In a Sept. 15 statement, Miller promised that the framework of the settlement would provide billions in “critical resources to communities across the country trying to cope with the opioid crisis.” He said it would stop the company from wasting hundreds of millions of dollars and years on extended litigation.

Kentucky’s Senate leader, meanwhile, told reporters on Sept. 24 that he will start the next legislative session in January with a call for an investigation into Purdue and the state’s $24 million settlement.

The measure, he said in his announcement, would request a special counsel to investigate the details of the settlement. Kentucky had sued Purdue in 2007 before the case was finally settled in 2015 by then-Attorney General Jack Conway.

Wire Transfers

Days before the bankruptcy filing, New York Attorney General Letitia James said her office found that Sackler family members used Swiss bank accounts and other bank accounts to transfer roughly $1 billion to themselves.

“Any deal that cheats Americans out of billions of dollars, allows the Sacklers to evade responsibility, and lets this family continue peddling their drugs to the world is a bad one, which is why New York remains opposed to it,” James said in a Sept. 16 statement.

Court documents from James’s office showed that former Purdue board member Mortimer D.A. Sackler allegedly used shell companies “to shift Purdue money through accounts around the world and then conceal it in at least two separate multimillion-dollar real estate investments back here in New York, sanitized (until now) of any readily-detectable connections to the Sackler family.”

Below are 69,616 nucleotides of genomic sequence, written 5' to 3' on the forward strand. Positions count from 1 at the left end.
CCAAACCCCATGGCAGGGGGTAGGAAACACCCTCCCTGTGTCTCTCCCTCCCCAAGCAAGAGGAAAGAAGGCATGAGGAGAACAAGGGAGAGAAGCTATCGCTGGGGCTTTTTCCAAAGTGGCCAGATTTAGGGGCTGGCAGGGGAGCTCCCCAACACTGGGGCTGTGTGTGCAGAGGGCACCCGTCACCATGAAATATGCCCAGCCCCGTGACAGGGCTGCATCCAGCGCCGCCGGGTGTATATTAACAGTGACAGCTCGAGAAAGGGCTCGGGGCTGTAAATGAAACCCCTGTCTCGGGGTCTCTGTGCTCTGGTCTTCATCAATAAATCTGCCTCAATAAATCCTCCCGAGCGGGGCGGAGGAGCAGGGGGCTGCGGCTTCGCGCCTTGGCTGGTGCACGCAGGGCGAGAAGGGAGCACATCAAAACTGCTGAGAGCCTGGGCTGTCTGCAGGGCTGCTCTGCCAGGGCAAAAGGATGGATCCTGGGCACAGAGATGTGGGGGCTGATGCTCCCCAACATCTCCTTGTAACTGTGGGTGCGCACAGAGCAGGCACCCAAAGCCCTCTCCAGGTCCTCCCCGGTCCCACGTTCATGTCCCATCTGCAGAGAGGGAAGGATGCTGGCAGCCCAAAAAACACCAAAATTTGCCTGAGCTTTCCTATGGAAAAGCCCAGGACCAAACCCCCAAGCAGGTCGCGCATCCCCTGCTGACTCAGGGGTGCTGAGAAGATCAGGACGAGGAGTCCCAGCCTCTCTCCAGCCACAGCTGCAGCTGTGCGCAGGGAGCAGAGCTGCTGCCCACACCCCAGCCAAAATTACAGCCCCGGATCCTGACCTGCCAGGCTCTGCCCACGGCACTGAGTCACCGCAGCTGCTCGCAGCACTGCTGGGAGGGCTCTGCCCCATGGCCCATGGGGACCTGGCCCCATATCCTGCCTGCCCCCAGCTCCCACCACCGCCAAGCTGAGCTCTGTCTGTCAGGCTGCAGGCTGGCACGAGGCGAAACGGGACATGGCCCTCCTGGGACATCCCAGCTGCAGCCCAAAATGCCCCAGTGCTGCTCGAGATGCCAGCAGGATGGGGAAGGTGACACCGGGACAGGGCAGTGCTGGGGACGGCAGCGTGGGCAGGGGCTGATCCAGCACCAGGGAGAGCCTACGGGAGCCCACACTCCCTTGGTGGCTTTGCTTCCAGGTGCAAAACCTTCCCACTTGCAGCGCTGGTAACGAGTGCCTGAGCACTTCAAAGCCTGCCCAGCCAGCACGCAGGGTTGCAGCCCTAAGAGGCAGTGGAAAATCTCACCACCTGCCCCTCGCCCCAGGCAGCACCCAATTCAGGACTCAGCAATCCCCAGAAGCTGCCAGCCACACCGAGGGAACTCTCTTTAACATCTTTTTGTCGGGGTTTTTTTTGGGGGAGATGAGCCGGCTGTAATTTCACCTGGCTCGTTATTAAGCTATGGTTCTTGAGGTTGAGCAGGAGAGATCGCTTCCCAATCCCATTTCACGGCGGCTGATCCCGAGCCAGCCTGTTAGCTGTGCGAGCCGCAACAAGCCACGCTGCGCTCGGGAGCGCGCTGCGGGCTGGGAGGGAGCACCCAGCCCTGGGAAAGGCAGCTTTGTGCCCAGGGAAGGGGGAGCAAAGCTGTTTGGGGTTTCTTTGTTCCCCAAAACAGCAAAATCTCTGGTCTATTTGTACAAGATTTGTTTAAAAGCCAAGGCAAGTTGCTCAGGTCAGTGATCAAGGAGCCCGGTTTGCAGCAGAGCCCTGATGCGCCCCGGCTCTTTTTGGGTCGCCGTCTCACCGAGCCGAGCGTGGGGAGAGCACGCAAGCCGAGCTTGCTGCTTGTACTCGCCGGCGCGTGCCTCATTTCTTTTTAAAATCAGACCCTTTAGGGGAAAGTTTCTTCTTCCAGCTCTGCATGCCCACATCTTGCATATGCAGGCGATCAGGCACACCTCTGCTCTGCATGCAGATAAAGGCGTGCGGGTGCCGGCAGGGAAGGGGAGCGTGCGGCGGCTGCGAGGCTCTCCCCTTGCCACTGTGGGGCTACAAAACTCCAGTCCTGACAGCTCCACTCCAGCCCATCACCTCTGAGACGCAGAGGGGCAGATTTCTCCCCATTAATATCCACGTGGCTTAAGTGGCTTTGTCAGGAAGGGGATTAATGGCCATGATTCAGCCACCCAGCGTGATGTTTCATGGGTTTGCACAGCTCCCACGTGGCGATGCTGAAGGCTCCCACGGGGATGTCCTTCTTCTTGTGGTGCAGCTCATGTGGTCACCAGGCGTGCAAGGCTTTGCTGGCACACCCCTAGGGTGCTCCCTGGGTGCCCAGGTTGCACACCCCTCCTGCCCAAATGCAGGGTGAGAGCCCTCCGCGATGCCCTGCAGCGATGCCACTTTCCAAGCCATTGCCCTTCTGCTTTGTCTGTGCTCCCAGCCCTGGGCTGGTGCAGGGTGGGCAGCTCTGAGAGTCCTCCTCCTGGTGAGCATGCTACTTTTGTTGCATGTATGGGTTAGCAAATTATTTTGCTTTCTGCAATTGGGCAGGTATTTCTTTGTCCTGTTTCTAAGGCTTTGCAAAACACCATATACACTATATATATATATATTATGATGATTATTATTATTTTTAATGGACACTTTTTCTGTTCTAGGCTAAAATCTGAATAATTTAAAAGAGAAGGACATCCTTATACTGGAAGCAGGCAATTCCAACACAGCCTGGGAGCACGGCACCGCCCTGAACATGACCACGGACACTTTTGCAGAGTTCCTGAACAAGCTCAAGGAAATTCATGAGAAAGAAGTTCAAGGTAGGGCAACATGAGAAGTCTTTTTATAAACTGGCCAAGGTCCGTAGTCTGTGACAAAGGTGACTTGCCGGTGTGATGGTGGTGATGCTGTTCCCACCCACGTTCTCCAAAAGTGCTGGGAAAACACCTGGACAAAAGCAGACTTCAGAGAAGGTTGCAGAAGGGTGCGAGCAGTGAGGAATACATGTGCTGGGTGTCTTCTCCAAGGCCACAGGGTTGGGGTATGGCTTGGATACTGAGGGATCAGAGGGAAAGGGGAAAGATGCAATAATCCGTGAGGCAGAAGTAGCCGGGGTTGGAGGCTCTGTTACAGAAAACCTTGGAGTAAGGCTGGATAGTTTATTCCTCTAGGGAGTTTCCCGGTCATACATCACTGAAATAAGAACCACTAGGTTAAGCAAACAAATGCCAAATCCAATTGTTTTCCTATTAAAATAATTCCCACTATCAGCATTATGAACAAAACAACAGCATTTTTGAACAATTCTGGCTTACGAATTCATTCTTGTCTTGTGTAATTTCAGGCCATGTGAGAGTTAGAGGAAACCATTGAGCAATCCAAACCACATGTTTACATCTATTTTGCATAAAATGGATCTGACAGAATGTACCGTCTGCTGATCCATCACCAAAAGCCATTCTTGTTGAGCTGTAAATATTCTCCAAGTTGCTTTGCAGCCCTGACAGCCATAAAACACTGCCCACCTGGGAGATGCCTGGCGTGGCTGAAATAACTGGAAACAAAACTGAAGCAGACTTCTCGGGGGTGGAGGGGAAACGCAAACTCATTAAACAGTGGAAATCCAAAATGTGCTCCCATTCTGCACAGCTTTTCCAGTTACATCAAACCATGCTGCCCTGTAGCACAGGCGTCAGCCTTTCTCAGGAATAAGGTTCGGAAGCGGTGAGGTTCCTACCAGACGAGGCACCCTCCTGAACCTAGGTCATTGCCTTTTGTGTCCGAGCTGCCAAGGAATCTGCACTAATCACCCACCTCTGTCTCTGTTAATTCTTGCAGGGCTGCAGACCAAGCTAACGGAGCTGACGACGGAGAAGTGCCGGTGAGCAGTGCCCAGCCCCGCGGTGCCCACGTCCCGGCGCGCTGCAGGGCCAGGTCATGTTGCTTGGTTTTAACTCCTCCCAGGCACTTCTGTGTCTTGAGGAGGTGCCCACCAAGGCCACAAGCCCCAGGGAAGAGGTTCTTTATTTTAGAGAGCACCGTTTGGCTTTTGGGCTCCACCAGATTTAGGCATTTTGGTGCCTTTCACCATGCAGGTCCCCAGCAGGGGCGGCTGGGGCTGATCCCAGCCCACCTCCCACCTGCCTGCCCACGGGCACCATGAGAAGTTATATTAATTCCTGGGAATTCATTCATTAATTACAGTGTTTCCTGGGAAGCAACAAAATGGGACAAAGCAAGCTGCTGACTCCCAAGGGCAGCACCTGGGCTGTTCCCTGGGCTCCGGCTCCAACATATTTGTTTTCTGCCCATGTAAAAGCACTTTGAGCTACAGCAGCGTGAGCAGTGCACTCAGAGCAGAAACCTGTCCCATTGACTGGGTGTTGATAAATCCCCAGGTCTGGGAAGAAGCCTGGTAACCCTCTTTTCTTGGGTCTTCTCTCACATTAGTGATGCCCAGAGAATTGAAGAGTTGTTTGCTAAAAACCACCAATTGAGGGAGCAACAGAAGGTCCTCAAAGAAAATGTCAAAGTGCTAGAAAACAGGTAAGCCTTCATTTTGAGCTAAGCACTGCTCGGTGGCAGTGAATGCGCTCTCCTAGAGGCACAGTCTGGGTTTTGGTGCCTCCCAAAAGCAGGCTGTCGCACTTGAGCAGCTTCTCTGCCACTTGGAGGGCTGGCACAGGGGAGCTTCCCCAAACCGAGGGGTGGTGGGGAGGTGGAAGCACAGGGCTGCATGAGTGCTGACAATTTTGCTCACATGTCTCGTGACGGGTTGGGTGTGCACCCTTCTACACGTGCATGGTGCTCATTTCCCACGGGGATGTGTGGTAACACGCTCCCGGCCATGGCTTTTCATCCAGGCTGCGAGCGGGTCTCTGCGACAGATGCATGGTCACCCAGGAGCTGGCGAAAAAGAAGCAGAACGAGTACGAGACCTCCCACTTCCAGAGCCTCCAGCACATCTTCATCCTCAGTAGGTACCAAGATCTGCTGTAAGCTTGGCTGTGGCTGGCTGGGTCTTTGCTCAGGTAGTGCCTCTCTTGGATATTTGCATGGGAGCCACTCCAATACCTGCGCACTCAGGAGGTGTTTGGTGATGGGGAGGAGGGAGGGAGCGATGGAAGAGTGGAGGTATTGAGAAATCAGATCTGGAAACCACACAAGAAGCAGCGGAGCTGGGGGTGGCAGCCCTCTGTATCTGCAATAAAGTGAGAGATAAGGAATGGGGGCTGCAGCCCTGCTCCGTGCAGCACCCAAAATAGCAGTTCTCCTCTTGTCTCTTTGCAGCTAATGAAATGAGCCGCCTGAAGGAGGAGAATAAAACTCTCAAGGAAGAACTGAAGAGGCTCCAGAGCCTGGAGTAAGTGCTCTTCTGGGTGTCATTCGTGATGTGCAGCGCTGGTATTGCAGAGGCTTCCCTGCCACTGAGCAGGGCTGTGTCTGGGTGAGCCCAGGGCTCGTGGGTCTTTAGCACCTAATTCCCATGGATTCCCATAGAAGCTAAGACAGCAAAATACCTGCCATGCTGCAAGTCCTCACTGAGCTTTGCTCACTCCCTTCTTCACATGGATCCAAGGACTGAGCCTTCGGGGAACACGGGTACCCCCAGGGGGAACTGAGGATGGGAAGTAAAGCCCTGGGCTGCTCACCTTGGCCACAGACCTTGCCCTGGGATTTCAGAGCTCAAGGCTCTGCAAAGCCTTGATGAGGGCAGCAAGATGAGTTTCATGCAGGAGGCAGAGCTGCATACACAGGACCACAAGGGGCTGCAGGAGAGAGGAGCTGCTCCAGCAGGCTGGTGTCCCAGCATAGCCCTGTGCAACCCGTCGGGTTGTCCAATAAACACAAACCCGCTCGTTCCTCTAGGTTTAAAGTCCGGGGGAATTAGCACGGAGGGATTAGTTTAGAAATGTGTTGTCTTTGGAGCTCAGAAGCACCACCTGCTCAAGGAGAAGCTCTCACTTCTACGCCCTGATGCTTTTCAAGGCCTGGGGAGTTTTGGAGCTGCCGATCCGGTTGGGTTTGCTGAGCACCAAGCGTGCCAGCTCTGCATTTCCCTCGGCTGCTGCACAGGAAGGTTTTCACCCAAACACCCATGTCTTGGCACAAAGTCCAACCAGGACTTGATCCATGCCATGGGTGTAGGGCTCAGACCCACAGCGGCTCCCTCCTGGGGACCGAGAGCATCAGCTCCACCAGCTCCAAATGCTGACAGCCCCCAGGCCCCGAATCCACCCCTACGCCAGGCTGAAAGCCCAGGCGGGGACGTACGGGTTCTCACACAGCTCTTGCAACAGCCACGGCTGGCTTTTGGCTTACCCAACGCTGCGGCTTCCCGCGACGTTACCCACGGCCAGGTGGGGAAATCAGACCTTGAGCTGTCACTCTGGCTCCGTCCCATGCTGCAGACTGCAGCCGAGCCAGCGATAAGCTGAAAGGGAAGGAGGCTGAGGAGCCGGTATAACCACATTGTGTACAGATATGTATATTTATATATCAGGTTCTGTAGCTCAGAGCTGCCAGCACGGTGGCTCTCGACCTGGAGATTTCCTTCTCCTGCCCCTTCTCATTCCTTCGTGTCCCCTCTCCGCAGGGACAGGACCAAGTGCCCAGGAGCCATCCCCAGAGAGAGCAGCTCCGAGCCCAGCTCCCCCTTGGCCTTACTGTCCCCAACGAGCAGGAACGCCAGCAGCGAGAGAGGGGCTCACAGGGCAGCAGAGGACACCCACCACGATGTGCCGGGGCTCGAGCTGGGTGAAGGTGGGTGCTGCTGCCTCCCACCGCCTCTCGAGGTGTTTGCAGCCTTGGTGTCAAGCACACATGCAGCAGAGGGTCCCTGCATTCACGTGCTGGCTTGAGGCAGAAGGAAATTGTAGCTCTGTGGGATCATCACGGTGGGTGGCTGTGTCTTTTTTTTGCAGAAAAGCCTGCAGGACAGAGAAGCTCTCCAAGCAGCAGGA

In a statement to Reuters, a spokesman for Sackler said the decade-old transfers were “perfectly legal and appropriate in every respect.”

David Reischer, a bankruptcy attorney and the CEO of LegalAdvice.com, told The Epoch Times that it’s “certainly conceivable” that a bankruptcy wouldn’t protect the Sackler family if the wire transfers were intended to hide assets.

“If this is the case, as has already been reported in the media, a bankruptcy judge may not allow the Sackler family to profit from these unlawful transactions,” he said. “As such, a bankruptcy judge may attempt to disgorge personal assets of the Sackler family in order to attempt to make creditors whole.”

Reischer added that “criminal charges are most definitely warranted against the Sackler family due to the malfeasance associated with the unlawful wire transfers.” 

He also talked about the “potential criminal liability” linked to what he described as “mass distribution of a lethal product” by Purdue.

“A judge will have to evaluate the multiple claims by state attorneys general that the Sackler family have diverted most of the financial burden from litigation to a company that is incapable of paying creditors, especially if it is due to Sackler malfeasance from unlawful wire transfers.

“Those patents that have value will be sold off as an asset in a bankruptcy proceeding. The proceeds from the sale of any remaining assets will be used to pay off some or all of the creditors,” he continued. “There will obviously be a shortfall due to the Sacklers diverting large chunks of money and they should definitely be held accountable for such financial fraud.”

If Purdue wasn’t part of a settlement, Reischer said there was a high probability the company would be broken up in bankruptcy with its employees likely losing their jobs as a consequence.